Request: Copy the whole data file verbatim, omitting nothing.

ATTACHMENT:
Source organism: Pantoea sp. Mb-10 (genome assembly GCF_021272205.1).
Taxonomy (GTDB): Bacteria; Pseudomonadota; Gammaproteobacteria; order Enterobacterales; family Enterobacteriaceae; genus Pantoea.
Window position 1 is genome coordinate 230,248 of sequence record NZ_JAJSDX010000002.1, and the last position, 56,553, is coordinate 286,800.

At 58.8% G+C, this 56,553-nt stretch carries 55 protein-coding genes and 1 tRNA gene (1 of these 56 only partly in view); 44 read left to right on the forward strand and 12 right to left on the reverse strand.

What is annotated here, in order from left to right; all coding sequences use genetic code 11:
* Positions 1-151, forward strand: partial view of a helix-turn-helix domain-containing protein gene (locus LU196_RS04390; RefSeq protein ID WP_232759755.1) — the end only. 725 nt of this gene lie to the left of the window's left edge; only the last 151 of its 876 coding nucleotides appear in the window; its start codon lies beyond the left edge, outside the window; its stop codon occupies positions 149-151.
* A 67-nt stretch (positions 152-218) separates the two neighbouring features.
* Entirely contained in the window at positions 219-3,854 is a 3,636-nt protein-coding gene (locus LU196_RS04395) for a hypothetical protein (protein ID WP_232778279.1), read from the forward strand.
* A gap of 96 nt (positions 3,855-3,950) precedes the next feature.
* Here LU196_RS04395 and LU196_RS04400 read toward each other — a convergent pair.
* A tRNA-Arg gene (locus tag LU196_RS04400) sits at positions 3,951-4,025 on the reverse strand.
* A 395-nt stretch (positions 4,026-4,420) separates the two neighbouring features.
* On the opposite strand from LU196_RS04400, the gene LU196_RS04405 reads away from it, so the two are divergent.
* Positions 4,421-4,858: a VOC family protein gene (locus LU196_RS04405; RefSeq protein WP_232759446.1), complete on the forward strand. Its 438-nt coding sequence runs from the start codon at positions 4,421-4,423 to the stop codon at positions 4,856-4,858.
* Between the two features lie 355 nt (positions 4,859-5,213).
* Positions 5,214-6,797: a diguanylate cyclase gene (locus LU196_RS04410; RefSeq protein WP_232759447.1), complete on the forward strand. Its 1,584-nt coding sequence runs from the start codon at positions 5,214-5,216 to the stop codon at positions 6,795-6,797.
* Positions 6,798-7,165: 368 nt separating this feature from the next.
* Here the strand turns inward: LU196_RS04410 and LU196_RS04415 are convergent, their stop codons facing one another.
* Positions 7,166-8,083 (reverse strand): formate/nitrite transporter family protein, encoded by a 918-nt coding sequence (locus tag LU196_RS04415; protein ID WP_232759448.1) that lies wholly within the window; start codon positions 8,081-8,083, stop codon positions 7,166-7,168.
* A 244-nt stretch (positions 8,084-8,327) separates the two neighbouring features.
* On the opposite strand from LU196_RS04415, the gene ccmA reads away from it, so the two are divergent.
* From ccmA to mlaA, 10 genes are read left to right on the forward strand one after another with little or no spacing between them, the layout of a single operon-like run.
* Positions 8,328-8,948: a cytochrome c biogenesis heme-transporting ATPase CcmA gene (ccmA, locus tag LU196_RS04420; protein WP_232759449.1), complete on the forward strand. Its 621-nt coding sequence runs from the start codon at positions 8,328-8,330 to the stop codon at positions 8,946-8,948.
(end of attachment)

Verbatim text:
Source organism: Pantoea sp. Mb-10 (genome assembly GCF_021272205.1).
Taxonomy (GTDB): Bacteria; Pseudomonadota; Gammaproteobacteria; order Enterobacterales; family Enterobacteriaceae; genus Pantoea.
Window position 1 is genome coordinate 230,248 of sequence record NZ_JAJSDX010000002.1, and the last position, 56,553, is coordinate 286,800.

At 58.8% G+C, this 56,553-nt stretch carries 55 protein-coding genes and 1 tRNA gene (1 of these 56 only partly in view); 44 read left to right on the forward strand and 12 right to left on the reverse strand.

What is annotated here, in order from left to right; all coding sequences use genetic code 11:
* Positions 1-151, forward strand: partial view of a helix-turn-helix domain-containing protein gene (locus LU196_RS04390; RefSeq protein ID WP_232759755.1) — the end only. 725 nt of this gene lie to the left of the window's left edge; only the last 151 of its 876 coding nucleotides appear in the window; its start codon lies beyond the left edge, outside the window; its stop codon occupies positions 149-151.
* A 67-nt stretch (positions 152-218) separates the two neighbouring features.
* Entirely contained in the window at positions 219-3,854 is a 3,636-nt protein-coding gene (locus LU196_RS04395) for a hypothetical protein (protein ID WP_232778279.1), read from the forward strand.
* A gap of 96 nt (positions 3,855-3,950) precedes the next feature.
* Here LU196_RS04395 and LU196_RS04400 read toward each other — a convergent pair.
* A tRNA-Arg gene (locus tag LU196_RS04400) sits at positions 3,951-4,025 on the reverse strand.
* A 395-nt stretch (positions 4,026-4,420) separates the two neighbouring features.
* On the opposite strand from LU196_RS04400, the gene LU196_RS04405 reads away from it, so the two are divergent.
* Positions 4,421-4,858: a VOC family protein gene (locus LU196_RS04405; RefSeq protein WP_232759446.1), complete on the forward strand. Its 438-nt coding sequence runs from the start codon at positions 4,421-4,423 to the stop codon at positions 4,856-4,858.
* Between the two features lie 355 nt (positions 4,859-5,213).
* Positions 5,214-6,797: a diguanylate cyclase gene (locus LU196_RS04410; RefSeq protein WP_232759447.1), complete on the forward strand. Its 1,584-nt coding sequence runs from the start codon at positions 5,214-5,216 to the stop codon at positions 6,795-6,797.
* Positions 6,798-7,165: 368 nt separating this feature from the next.
* Here the strand turns inward: LU196_RS04410 and LU196_RS04415 are convergent, their stop codons facing one another.
* Positions 7,166-8,083 (reverse strand): formate/nitrite transporter family protein, encoded by a 918-nt coding sequence (locus tag LU196_RS04415; protein ID WP_232759448.1) that lies wholly within the window; start codon positions 8,081-8,083, stop codon positions 7,166-7,168.
* A 244-nt stretch (positions 8,084-8,327) separates the two neighbouring features.
* On the opposite strand from LU196_RS04415, the gene ccmA reads away from it, so the two are divergent.
* From ccmA to mlaA, 10 genes are read left to right on the forward strand one after another with little or no spacing between them, the layout of a single operon-like run.
* Positions 8,328-8,948: a cytochrome c biogenesis heme-transporting ATPase CcmA gene (ccmA, locus tag LU196_RS04420; protein WP_232759449.1), complete on the forward strand. Its 621-nt coding sequence runs from the start codon at positions 8,328-8,330 to the stop codon at positions 8,946-8,948.